Hospitals never did instill confidence in me, as my complicated history with them would support. When I was 18, a hospital released me after a biopsy. I noted a pain in my shoulder as I left but they told me it was just from some small issue. Three days later the pain grew so intense it brought me back to the hospital, where they discovered that they’d nicked my hepatic artery during the biopsy and I was bleeding internally. I had to spend three more days in the hospital while they corrected their mistake.
The walk around the garden in my most recent visit brought a lot for me to think about. I reasoned to myself that the months in the hospital would be well spent as it would allow me to wait for a transplant and give me some years more of life. After the fourth day, my release was contingent on my bilirubin counts going down, since my other metrics were where they should be. The docs were puzzled to the cause of the rapid increase in bilirubin; it clearly started well enough before I contracted C. Diff. I watched my counts go steadily up each day, by Wednesday I was at 29.9. I was ready for a downward trend.
To combat my growing rage and frustration, I asked if I could walk outside more often. My cabin fever was setting in. With the assistance of a volunteer I was able to wander around outside under the hot sun. It felt invigorating, I soaked up as much sun as twenty minutes would allow. It would be a daily task I would seek out to put me in better spirits.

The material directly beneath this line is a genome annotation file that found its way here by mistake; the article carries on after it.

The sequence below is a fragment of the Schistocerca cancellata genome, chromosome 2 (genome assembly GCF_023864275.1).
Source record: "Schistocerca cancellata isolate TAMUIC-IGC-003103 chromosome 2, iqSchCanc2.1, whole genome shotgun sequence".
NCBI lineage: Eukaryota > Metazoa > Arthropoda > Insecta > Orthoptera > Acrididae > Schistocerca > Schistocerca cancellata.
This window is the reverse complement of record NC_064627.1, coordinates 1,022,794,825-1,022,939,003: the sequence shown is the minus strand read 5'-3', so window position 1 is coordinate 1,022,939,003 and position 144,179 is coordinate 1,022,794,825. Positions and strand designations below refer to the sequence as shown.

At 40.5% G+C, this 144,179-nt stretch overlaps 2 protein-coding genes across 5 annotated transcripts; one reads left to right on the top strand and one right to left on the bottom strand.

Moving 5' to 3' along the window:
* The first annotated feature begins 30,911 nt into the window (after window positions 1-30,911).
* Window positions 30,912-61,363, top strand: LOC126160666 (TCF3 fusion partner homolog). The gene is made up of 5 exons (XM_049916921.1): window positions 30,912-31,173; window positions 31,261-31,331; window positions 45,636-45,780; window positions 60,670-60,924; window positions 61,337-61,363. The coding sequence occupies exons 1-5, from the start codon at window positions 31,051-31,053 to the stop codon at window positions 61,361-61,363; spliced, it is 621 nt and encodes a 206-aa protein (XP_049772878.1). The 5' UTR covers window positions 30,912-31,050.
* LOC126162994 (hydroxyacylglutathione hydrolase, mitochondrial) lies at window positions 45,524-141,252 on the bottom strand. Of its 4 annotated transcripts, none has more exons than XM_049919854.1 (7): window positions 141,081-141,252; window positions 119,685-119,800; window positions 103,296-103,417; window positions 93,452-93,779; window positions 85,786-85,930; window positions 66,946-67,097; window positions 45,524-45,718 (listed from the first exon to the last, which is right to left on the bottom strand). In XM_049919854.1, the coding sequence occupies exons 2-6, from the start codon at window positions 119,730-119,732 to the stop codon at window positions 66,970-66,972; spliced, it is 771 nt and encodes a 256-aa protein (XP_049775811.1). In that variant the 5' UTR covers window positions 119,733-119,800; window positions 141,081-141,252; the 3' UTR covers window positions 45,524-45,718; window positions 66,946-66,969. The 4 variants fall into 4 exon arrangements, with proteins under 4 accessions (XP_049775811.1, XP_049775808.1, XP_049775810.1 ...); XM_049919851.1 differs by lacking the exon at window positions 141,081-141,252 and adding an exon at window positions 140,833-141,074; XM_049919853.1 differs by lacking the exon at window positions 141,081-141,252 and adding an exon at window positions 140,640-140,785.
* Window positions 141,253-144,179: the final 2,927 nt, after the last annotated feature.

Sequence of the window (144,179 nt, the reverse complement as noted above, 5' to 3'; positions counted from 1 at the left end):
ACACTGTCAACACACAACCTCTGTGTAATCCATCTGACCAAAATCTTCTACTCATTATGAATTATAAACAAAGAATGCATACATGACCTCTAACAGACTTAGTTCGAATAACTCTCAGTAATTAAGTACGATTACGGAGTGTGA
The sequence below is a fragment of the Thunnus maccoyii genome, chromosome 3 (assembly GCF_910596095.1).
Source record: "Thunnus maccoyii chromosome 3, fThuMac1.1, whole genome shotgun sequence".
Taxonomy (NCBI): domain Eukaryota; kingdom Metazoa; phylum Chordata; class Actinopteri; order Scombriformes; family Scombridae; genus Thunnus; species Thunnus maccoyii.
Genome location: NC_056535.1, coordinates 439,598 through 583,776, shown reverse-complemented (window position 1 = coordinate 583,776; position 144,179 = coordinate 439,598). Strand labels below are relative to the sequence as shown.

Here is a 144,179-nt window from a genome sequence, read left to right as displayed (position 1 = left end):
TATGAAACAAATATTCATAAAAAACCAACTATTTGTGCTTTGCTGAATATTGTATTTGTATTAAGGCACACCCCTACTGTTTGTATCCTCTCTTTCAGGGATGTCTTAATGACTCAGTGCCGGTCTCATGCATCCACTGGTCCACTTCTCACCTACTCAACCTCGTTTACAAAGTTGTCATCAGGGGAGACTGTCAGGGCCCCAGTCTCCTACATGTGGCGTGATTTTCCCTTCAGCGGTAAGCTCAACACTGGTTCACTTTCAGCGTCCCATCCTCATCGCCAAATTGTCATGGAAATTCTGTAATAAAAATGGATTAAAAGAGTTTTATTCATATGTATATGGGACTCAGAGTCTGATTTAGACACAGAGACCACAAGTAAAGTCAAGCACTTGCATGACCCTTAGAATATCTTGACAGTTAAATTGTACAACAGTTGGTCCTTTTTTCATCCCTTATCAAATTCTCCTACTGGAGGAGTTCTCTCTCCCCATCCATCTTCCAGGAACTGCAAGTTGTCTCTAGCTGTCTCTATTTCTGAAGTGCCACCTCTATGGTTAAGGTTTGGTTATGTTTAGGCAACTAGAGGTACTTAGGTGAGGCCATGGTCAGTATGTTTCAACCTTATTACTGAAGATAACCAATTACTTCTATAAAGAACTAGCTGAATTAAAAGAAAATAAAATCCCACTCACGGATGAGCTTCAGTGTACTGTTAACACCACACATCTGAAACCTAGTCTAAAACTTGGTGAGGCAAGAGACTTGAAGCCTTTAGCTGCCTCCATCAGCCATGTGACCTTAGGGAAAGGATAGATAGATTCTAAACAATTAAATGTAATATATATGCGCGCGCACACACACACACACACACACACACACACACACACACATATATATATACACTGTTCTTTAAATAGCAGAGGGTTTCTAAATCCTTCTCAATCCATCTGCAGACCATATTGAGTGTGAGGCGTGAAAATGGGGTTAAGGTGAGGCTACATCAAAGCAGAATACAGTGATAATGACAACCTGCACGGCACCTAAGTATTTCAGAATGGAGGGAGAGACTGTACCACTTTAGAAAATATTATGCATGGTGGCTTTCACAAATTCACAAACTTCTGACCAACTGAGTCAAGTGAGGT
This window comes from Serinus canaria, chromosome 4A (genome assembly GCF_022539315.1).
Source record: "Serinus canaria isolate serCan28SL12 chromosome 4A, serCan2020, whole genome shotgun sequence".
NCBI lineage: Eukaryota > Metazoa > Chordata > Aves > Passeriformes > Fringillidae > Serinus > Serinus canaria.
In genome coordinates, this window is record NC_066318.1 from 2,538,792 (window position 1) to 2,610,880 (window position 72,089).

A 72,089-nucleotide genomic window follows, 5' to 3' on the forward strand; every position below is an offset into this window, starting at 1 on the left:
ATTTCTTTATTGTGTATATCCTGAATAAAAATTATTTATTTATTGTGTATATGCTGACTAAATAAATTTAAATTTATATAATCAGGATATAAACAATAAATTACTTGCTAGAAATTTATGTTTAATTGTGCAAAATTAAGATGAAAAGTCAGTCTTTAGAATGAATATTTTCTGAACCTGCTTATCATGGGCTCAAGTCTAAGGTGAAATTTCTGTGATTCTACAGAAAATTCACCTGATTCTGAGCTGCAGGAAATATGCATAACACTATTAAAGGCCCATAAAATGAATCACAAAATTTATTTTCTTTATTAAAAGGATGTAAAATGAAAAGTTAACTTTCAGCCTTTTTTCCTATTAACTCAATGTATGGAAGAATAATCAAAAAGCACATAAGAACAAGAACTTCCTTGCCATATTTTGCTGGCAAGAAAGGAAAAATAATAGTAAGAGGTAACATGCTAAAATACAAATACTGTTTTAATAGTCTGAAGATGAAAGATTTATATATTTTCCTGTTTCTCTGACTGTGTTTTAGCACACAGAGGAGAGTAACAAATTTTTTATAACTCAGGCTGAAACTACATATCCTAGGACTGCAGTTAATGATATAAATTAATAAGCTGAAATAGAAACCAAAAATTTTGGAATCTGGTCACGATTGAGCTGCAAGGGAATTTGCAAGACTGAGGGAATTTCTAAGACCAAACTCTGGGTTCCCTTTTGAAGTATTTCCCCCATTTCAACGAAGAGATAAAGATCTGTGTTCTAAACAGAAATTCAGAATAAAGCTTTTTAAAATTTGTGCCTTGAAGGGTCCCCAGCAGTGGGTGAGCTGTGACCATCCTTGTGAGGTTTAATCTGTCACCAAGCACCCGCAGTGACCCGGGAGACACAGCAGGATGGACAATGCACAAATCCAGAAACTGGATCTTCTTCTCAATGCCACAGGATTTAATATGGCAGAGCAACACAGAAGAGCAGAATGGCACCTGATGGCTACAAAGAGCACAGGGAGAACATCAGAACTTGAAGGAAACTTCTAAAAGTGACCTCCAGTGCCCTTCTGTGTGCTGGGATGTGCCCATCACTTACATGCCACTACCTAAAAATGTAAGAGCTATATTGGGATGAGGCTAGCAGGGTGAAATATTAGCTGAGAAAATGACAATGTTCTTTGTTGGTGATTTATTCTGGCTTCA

The trip had been made more comfortable by a dozen friends dropping by with stuffed animals. They each hung out with me for hours, some visiting several times. It warmed my heart to see my friends and family, and I thank them so much for being there at my side. My parents were on vacation when I came into the ER, but when they heard about my hospitalization they took the first flight out. By day four my mom was there every morning waiting for good news. On the seventh day, she would have it.
My bilirubin was at 29.1. While not a big downward swing it was still in the right direction. They also gave me another number, the game changing news of my Viral Load (Quant). With all of the metrics in good shape, I left for home. The C. Diff required that I take eight more days of antibiotics, which meant alarms every six hours. Thankfully they had it in pill form, which doesn’t have the same foul taste. After I got home, food, sleep, and staying on top of my prescriptions and antibiotics were my biggest priorities.
I announced my freedom subtly on facebook, it was exciting, but there was something I had to tell all of my friends.